Today, the textile industry is one of the most polluting industries in the world. Every year, it alone emits 1.2 billion tonnes of greenhouse gases. This sector is also the 3rd most impacting in terms of water consumption and land use and the 5th in terms of consumption of primary raw materials. (1)
This harmful production is complemented by a drastic increase in the volume of textile waste each year. Once used, our clothes are abandoned or thrown away, without the material being reused.
This observation goes hand in hand with fast fashion. Decried, fast fashion defines the ultra-fast renewal of clothing collections by brands and a very short duration of use by consumers. Producing more and more quickly, the industries adopting this model seek to minimise production costs to the detriment of product quality, while reducing supply times in order to increase their profitability. The impact on the environment is therefore heavy: use of raw materials (natural or fossil resources), chemicals, excessive use of water, non-respect of animal welfare, soil pollution, etc.
The environmental aspect is also accompanied by a sad social record. Indeed, clothing production is made by a workforce whose rights are not always respected.The tragic event of Rana Plaza in Bangladesh in 2013 reminds us of this, or more recently, the cotton used by major brands coming from the forced labour of Uighurs in China.
With awareness increasing tenfold, consumers expect more transparency from brands. More than 80% of EU citizens agree that there is not enough information available on the clothes they buy and that stricter rules are needed. (2)
Commitment to sustainable fashion
In order to contribute to a more ethical fashion industry, companies must commit to actions that promote sustainability. Many brands are already aware of the issues at stake and have taken responsible steps. In order to continue to reduce the impact of the textile sector, it is now necessary to integrate environmental protection at each step of production, to develop socially responsible channels (for example by revalorising French fibres such as hemp and linen) or to secure the channel in the face of the complexity of the supply chain.
In this sense, the European Union unveiled in March 2022 its strategy for sustainable and circular textiles so that textiles put on the market by 2030 respect certain rules: a sustainable product life cycle, production designed to respect the environment and human rights, the absence of hazardous substances and transparency of production for the consumer. Recycling is also at the heart of environmental issues and helps to save natural and fossil resources. In view of the world's growing population and the availability of our resources, it is imperative to avoid the excessive use of virgin raw materials that are not produced in an environmentally friendly way, by promoting the use of recycled materials in our textile products.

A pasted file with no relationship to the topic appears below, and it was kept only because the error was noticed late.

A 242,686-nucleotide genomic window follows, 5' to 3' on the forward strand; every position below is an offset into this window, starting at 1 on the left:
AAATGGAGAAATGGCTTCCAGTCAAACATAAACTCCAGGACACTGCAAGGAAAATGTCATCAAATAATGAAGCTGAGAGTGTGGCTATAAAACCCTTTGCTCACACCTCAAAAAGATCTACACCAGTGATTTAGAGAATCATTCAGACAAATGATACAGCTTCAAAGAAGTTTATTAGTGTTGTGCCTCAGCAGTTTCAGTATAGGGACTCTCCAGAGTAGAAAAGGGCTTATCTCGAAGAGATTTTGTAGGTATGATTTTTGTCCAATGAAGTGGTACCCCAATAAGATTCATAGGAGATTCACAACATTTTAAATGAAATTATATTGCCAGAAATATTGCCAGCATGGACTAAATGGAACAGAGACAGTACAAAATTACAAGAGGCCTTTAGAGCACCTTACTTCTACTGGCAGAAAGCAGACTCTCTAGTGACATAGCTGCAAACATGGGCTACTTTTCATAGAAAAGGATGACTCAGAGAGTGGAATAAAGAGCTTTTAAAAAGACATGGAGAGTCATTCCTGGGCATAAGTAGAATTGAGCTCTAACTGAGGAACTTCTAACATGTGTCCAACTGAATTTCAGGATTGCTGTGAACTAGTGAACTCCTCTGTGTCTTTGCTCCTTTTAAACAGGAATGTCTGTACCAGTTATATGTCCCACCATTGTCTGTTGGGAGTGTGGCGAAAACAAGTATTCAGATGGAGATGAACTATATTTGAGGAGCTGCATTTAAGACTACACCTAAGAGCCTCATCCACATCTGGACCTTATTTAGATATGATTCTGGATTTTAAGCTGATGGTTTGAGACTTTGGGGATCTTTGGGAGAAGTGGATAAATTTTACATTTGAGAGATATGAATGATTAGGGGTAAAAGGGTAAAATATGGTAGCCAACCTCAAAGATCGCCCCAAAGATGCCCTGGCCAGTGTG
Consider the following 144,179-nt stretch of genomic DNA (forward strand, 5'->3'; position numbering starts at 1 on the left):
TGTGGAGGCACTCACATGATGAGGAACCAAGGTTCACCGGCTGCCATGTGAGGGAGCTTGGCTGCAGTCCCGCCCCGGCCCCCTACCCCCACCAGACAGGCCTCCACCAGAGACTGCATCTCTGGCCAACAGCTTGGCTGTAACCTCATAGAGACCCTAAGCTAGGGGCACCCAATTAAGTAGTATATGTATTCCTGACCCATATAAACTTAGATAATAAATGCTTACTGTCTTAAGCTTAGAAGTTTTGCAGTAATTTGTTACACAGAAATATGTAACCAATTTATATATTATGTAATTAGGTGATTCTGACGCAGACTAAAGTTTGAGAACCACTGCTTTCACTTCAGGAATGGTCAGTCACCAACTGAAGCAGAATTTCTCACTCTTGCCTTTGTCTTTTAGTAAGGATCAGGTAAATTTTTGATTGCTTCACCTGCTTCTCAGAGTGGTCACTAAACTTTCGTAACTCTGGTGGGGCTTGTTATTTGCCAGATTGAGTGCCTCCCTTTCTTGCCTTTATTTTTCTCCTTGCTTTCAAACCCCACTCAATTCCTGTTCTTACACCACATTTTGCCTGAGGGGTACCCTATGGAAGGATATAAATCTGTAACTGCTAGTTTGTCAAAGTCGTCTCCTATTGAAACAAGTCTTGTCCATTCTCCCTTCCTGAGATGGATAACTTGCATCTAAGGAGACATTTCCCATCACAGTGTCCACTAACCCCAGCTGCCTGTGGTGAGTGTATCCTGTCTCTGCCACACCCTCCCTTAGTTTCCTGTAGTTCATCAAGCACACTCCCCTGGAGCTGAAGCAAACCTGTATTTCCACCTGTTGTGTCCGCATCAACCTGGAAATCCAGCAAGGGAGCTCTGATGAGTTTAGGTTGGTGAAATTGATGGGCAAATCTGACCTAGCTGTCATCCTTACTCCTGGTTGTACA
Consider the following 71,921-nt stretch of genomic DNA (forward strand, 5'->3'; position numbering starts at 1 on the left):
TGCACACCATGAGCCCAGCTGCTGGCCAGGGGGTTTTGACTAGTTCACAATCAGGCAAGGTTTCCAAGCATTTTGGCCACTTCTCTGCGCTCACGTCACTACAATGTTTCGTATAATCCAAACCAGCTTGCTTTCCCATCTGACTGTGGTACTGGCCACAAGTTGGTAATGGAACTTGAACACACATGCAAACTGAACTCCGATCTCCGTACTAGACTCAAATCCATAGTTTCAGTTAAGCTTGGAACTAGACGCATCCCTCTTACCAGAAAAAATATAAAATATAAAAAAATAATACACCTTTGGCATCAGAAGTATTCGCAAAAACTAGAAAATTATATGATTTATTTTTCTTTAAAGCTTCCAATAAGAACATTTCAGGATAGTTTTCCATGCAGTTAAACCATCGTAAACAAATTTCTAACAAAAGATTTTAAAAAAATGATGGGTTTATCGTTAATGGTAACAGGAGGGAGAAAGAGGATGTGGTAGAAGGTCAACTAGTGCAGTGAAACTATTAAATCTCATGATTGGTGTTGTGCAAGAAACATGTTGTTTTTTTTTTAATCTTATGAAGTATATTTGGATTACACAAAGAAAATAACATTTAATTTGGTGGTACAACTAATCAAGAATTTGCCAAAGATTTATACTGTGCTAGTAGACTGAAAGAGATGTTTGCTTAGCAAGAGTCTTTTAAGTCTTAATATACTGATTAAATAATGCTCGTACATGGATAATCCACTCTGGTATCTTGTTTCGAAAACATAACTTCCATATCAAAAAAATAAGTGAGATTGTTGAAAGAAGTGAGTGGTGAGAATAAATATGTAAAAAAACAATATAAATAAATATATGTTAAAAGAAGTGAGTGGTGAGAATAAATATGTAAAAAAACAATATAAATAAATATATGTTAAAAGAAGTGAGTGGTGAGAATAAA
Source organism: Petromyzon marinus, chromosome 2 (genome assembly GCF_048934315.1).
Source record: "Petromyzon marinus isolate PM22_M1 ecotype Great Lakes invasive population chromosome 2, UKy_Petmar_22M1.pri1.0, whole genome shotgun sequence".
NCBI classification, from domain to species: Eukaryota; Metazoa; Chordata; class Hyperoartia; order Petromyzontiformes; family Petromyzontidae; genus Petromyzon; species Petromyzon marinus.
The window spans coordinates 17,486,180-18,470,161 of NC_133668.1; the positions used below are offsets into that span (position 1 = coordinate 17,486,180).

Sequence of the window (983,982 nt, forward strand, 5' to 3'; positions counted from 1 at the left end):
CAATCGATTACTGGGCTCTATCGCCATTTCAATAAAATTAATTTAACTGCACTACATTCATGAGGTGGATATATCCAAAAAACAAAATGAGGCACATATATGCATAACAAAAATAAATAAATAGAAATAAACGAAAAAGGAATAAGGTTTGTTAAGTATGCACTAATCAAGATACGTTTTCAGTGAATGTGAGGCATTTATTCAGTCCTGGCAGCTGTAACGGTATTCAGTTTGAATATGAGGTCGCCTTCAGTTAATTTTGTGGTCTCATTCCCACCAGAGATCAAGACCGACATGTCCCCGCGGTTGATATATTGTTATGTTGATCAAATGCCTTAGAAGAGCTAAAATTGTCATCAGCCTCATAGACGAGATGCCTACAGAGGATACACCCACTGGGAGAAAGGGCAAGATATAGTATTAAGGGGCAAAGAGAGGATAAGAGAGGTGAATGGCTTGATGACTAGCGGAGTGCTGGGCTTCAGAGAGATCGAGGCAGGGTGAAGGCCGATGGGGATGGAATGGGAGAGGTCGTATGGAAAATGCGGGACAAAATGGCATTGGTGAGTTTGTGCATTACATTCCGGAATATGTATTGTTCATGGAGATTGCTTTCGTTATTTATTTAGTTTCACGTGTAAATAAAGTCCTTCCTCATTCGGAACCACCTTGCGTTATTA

Becoming a committed brand through certification
The ethical aspect towards the consumer includes transparency on the product label.
Ecocert is at your side to meet the challenges of tomorrow's world, and supports you in promoting your good environmental and social practices. As a demanding certification body, we select from among all the existing labels those that have a positive impact on the planet and meet many eco-design challenges.
Here are some of them:
• GOTS guarantees an ecological and responsible production method by focusing on the use of organic fibres, as well as the respect and improvement of working conditions;
• The Textile Exchange labels promote the respect of animal welfare during the production chain with the use of sheep, alpaca or goat mohair wool;
• The OCS label is a verification tool for the purchase and traceability of organic textile materials, which guarantees the end consumer the organic content in the purchased product;
• ERTS is an ecological standard that integrates different types of materials such as natural fibres, fibres of natural origin or recycled fibres; ERTS level II also guarantees compliance with environmental and social criteria, so it is very useful in combination with another certification that does not have such criteria, such as RWS, RCS, OCS, etc.
• FSC is a traceability tool for forest-based textiles such as viscose, natural rubber, cork and bamboo;
• Fair for Life guarantees, among other things, fair working conditions throughout the supply chain and a fair price for the producers. GOTS, GRS, ERTS and other TExtile Exchange certifications are recognised and can simplify the verification procedures of textile production.
Thanks to our 20 years of expertise in this sector, we can assist you in implementing or enhancing sustainable practices. On the one hand upstream, thanks to our Consulting & Training offer, and on the other hand at the end, thanks to certification, as presented above with an example of labels.
In conclusion, sustainability in the textile sector needs to be invested in by brands to offer better designed clothes, which have been produced in a more natural and ecological way, respecting workers and biodiversity. But the commitment must also be on the consumer side. They will be the final decision-makers, and it is up to them to change their consumption pattern towards a more conscious approach, while enjoying their clothing longer.
(1) Source Oxfam France (2) https://www.europarl.europa.eu/